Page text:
Remembering the Veteran Down the Street
Paul Kengor
by
Saipan, “Banzai Cliff” (Jerry & Roy Klotz MD/Creative Commons)

Last Tuesday, I picked up three of my kids from church after youth group. It was a little after 5:00. I wasn’t sure what had been on the agenda for the afternoon.

“Dad, we had an amazing experience,” my oldest daughter said. “We went to a nursing home. We met two people who were almost 100 years old. They remembered World War II!”

It was a nice experience for them. Of course, I’ve met countless people who remembered World War II — who served in World War II. Pretty much any of us over the age of, oh, 30 to 40 or so have met many World War II veterans. Nonetheless, our kids, current-day teens or younger, are not meeting World War II veterans. Those veterans are, sadly, a literal dying breed. An 18-year-old at the time of Pearl Harbor is now 96 years old. Can you imagine?

There aren’t many left. A word of advice to our young people: Meet these people when you can. Talk to them. Hear their stories. And they’re not all in nursing homes. Some still live right down the street.

That reminds me of a Veterans Day about five years ago, in November 2014.

A friend of mine, another dad with young kids, told me about an old-timer who lived on our street, where I drove or jogged by countless times. His name was Russ Post.

“You need to meet this guy,” my friend told me. “He has quite a story.”

So, I decided to drop in on Russ, who was 89 years old. What followed was a memorable Saturday afternoon, as Russ took my teenage son and me on a roller-coaster ride from his youth in western Pennsylvania to the Pacific theater in World War II to the Korean War.

John Russell Post was born February 6, 1925, the child of a mother who lived to be 100 and father who lived to 106. Long before we got to his humble beginnings, Russ quickly started sharing stories about World War II. His bunkmate during the war was none other movie star Tyrone Power. Not the typical roommate.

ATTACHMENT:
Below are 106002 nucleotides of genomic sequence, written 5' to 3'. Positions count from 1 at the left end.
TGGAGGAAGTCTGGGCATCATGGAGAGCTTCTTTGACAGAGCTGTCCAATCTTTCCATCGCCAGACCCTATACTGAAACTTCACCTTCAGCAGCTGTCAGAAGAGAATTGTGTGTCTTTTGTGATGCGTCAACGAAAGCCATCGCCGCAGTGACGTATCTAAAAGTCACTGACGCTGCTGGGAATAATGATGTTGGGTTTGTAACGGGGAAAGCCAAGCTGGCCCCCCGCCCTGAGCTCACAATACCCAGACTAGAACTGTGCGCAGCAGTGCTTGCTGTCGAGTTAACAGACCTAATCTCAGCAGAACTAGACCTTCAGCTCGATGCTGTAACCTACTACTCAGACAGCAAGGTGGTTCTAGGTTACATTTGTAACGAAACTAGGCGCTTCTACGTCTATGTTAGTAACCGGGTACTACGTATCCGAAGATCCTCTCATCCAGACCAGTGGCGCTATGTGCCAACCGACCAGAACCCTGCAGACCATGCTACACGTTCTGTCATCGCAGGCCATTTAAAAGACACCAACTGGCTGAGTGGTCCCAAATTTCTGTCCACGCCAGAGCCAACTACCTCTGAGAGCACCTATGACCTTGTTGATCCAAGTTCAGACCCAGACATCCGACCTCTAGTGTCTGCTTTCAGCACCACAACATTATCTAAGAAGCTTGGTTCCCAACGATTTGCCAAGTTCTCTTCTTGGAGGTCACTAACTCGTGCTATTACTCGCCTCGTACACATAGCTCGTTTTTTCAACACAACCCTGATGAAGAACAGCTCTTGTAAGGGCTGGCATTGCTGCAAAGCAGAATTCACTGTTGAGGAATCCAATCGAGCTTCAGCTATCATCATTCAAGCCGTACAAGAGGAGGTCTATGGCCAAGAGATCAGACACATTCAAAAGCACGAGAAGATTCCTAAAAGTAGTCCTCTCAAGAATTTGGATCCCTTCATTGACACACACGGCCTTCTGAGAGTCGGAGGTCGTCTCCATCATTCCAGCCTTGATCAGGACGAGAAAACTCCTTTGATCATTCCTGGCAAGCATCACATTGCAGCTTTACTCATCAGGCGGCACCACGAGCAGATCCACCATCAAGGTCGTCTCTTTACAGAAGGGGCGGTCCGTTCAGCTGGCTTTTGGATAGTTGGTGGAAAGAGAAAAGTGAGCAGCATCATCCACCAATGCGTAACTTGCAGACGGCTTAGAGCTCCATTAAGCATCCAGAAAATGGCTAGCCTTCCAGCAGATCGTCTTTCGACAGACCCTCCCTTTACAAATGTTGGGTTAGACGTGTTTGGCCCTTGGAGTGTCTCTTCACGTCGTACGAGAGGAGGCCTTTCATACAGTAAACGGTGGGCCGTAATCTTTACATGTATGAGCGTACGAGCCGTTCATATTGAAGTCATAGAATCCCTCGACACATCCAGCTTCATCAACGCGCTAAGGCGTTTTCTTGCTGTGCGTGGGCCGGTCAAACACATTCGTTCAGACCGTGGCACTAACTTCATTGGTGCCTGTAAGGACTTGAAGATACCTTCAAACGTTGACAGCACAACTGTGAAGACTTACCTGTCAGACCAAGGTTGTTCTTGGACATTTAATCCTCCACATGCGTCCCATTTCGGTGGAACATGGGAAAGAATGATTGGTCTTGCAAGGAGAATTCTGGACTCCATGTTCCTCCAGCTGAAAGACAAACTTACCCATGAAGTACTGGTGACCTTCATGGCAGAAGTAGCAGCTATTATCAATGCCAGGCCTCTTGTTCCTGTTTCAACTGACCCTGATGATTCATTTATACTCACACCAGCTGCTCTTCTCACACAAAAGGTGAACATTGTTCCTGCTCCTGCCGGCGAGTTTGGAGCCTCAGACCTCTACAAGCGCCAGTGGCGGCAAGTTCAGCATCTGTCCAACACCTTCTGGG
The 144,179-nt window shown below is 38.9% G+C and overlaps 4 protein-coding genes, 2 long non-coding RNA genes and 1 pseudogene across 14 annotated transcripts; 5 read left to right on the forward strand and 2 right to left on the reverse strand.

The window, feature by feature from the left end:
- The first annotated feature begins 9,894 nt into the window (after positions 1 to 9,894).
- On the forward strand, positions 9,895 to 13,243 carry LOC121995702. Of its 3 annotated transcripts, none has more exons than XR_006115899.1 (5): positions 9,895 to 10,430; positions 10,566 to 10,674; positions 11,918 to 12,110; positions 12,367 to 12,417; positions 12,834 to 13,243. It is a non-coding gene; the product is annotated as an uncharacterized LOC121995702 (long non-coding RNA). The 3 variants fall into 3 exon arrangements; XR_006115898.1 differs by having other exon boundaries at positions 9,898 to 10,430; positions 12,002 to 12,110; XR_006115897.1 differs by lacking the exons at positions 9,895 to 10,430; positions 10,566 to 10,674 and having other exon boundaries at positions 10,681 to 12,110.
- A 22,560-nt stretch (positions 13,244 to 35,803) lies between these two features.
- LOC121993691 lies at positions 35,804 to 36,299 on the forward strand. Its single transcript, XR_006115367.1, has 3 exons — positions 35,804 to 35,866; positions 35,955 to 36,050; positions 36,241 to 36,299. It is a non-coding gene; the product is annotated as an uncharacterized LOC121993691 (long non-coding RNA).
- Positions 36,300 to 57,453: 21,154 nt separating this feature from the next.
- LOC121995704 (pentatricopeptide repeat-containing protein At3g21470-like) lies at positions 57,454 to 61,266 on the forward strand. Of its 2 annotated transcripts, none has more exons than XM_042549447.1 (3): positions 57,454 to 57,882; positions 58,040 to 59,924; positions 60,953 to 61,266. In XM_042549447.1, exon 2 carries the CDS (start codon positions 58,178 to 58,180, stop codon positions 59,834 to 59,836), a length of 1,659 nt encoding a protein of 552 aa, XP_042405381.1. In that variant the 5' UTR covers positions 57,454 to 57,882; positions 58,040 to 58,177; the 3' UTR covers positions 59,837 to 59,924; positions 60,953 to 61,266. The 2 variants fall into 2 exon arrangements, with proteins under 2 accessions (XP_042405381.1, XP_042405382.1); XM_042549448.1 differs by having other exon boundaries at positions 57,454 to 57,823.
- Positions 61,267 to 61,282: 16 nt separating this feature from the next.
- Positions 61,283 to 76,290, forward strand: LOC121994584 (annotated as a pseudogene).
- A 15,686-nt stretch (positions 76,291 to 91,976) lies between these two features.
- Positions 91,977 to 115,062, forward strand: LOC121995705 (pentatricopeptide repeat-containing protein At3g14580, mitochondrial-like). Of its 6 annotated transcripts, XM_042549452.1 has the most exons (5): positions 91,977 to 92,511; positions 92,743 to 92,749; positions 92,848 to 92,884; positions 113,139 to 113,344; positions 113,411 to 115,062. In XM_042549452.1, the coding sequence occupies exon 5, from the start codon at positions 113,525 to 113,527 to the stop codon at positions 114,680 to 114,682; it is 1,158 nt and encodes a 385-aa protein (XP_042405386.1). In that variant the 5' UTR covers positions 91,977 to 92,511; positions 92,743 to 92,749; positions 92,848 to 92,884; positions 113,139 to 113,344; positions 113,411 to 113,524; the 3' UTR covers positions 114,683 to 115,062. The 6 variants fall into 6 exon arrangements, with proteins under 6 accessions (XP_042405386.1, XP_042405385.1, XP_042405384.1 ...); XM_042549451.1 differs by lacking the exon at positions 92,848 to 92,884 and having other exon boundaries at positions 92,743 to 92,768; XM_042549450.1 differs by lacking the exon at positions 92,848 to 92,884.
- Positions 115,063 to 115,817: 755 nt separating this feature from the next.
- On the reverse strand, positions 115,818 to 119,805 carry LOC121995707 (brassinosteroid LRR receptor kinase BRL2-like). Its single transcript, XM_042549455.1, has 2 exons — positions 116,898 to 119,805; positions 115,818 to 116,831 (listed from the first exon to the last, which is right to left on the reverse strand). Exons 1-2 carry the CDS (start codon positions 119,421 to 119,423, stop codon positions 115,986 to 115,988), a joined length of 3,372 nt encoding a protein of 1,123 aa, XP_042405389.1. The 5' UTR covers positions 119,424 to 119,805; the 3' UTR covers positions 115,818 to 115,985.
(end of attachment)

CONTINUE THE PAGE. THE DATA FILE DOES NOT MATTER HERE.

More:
Russ told me that Power kept a photo of his lovely, Hollywood-looks girl next to the bunk. When Russ impolitely gave the photo a good, long stare, the swashbuckling movie star reprimanded him: “I wish you’d quit ogling my wife!”

The two laughed it off and became good friends.

Of course, Russ’s time in the Marines was hardly about movie stars and pretty girls. He enlisted December 10, 1942. In short order, he was in Paris Island for basic training, with the vast Pacific his ultimate destination.

To adequately capture the highlights of what Russ experienced and shared with us is impossible here, from his work supplying and evacuating troops from Iwo Jima and Okinawa and more. But perhaps most searing was what he witnessed at Saipan. Yes, the Battle of Saipan.

Some will recognize the name. The place was a real-life horror-show. There, in the summer of 1944, countless Japanese soldiers and civilians killed themselves in mass suicides. To the fanatical Japanese, there was no greater ignominy than surrender. You were expected to kill yourself rather than surrender. Lemming-like, cult-like, you did what your emperor asked. You knifed yourself, crashed your plane yourself, tucked your grenade under your chin and pulled the pin, drowned yourself, hurled yourself.

Thus, at Saipan, as Americans like Russ and crew approached the shore in their boats, entire Japanese families walked arm in arm into the ocean until all were submerged and drowned. Mothers hurled themselves and their babies into the sea. They leapt from spots at Saipan’s Marpi Point that would soon bear names like Banzai Cliff and Suicide Cliff.

“I couldn’t believe my eyes,” Russ told me as he and his crewmates watched from afar in their approaching ships. “Horrible. People were jumping off the cliffs, women holding their children. I don’t care how damned tough you are, that makes your head scream. Anyone who has witnessed anything like that … that’s about as close to hell you can get.”